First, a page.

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How Long Should My Baby Sleep In The Same Room As Me?

baby sleeping in co-sleeper crib

When you bring your baby home from the hospital, one of the hardest decisions parents face is where the baby will sleep. They do sleep, we promise! But a lot of parents are unsure if they should be co-sleeping, and when exactly they should transition the baby to their own room. Here's what you need to know about where your baby should be sleeping and for how long.

What Science Says About Room Co-Sleeping

According to the American Academy of Pediatrics, your baby should sleep in a bassinet or crib in your room for the first 12 months of their life. Being in your room while they're sleeping can lower the risk of SIDS by as much as 50%, and allow you to keep a closer eye on them in those crucial early months. The AAP, when giving their room co-sleeping recommendation, reiterated the importance of other safe-sleep practices, like placing your baby on their back to sleep, and keeping their crib or bassinet free of soft bedding, pillows, and crib bumpers.

But a more recent study published in the journal Pediatrics questions the 12-month recommendation. Researchers acknowledge that room co-sleeping is important, but concluded that babies who sleep in their parents' room between the ages of 4-9 months actually sleep less - they get less nighttime sleep, and sleep for shorter periods of time. Additionally, they have more unsafe sleep practices than babies who slept in their rooms at those ages. The one year recommendation is focused on decreasing the risk of SIDS, while the 6-month recommendation is focused on better sleep and sleep patterns.

So a middle ground might be what works best for a lot of families! Keep your baby in your room for the first 6 months, then transition them to their own rooms, and start using a high-quality baby monitor. If you don't have a good monitor, keep them in your room for the full year.

How To Make Co-Sleeping Work

One of the problems a lot of parents face when trying to make room co-sleeping work is space - they just don't have room in their room for a crib! Most cradles and bassinets have a weight limit, which means babies age out of them around 4 months old; also, once your baby can roll over, they shouldn't be sleeping in a bassinet or cradle.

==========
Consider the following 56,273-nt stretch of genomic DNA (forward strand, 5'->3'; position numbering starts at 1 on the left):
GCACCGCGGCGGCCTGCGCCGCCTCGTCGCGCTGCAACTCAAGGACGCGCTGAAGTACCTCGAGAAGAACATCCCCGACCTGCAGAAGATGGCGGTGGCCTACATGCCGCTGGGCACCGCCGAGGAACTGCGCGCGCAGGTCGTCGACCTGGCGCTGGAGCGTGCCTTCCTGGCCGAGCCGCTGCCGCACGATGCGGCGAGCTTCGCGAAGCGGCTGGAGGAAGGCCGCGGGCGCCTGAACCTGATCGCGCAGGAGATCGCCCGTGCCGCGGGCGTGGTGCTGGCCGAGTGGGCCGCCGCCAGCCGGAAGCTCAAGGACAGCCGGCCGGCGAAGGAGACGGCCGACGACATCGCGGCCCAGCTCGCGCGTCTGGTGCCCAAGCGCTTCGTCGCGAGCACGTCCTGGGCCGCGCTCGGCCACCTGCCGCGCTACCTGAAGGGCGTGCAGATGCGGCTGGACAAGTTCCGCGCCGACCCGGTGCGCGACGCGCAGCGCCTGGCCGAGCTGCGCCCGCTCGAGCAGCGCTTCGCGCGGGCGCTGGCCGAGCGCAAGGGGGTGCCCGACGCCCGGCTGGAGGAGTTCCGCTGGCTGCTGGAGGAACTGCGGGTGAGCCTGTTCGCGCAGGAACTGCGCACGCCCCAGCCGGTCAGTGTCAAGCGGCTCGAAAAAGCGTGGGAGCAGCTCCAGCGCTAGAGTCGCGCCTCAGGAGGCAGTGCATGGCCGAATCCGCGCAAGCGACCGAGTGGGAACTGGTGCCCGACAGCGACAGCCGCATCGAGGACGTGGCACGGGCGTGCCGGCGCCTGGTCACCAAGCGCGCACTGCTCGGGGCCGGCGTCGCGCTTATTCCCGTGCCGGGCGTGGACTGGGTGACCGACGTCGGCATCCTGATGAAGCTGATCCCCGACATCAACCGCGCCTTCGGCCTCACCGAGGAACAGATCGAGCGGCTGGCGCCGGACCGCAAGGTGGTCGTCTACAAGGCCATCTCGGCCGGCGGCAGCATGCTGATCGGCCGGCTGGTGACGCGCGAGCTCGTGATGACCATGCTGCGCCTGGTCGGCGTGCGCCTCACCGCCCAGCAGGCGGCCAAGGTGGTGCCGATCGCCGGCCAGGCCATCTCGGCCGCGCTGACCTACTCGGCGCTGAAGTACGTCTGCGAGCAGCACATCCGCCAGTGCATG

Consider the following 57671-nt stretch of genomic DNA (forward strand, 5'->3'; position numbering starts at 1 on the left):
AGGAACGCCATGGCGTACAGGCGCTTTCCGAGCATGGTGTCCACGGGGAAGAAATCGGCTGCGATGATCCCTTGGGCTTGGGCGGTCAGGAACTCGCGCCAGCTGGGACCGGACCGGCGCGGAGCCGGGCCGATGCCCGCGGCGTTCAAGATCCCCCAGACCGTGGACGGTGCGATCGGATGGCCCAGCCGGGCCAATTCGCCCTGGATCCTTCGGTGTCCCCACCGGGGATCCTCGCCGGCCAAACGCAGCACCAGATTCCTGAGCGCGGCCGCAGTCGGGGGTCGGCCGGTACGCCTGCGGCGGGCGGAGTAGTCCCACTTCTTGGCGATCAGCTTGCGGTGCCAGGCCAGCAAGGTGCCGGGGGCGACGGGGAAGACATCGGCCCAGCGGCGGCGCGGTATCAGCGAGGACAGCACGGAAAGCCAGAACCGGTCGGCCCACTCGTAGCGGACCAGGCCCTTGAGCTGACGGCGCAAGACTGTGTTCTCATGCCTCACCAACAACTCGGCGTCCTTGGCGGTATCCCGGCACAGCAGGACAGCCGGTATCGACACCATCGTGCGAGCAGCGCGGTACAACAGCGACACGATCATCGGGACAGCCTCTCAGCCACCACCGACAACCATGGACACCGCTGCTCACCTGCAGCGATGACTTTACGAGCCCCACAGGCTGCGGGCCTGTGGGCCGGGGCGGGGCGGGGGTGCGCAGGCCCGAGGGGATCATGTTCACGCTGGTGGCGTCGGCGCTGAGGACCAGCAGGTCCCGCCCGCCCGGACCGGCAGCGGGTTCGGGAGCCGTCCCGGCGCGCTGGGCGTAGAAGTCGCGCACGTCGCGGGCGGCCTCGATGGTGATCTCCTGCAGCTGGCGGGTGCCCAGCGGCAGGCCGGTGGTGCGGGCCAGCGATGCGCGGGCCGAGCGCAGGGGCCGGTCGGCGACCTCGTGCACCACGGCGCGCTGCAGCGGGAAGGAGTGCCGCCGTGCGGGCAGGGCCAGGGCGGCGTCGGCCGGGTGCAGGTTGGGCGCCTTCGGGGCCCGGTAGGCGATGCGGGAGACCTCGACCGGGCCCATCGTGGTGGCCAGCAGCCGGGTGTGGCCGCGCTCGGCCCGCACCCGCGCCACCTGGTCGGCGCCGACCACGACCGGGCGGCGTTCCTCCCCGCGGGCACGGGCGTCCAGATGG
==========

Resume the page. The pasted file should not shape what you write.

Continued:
Before buying a crib, consider where the crib will be in your home for the first 6-12 months. Full-size cribs are on the larger side, so look for a more compact crib that can fit in smaller spaces, like next to your bed or at the foot of your bed. It may take some reorganizing or redecorating in your room to make it fit (many parents end up taking out one or two pieces of furniture, like nightstands or chairs). Mini cribs are more narrow, and about a foot shorter, but still adhere to the same safety standards as standard, full-size cribs.

Myths About Room Co-Sleeping

There are a lot of myths and half-truths out there about co-sleeping, which can turn a lot of parents off to the idea. But when it comes to the safety of your new little one, it's important to have all the necessary information when making such an important decision.

-Myth: Co-sleeping automatically means bed-sharing.Not true! As we've already explained, co-sleeping can mean sharing your room with your baby, not your bed. There are many documented risks associated with bed-sharing, particularly for very young infants. But you can easily share your room, and not your bed.

-Myth: Co-sleeping will make your baby clingy. Also not true! Co-sleeping, when done safely and correctly, can actually help your baby grow up with more confidence and self-esteem, and even help them become more independent sooner than if they slept in a different room.

-Myth: Co-sleeping will wreck your relationship with your partner. The truth is, most couples' relationships change drastically once they have a child. You have to get more creative and intentional about finding time to spend together, and this goes for co-sleeping parents, too. You certainly don't need to stop being intimate with your partner - you just need to get a bit more creative about finding those moments.

When It's Time To Transition

If you have a high-quality baby monitor, you can start transitioning your baby into their own room when they're around 6 months old, if you feel comfortable doing so. But truthfully, when it's time to transition will look different for every family. When you do decide to start making the switch, do it gradually. Start with putting your baby to sleep in their own room during naps, then after they're comfortable with that, move to nighttime sleep. For the first few nights, you might consider sleeping in the room with your baby as they get used to their new surroundings and begin to feel secure.

READ NEXT: 15 Ways For Moms To Make The Baby Sleep Longer (And 5 Doctors Don’t Recommend)

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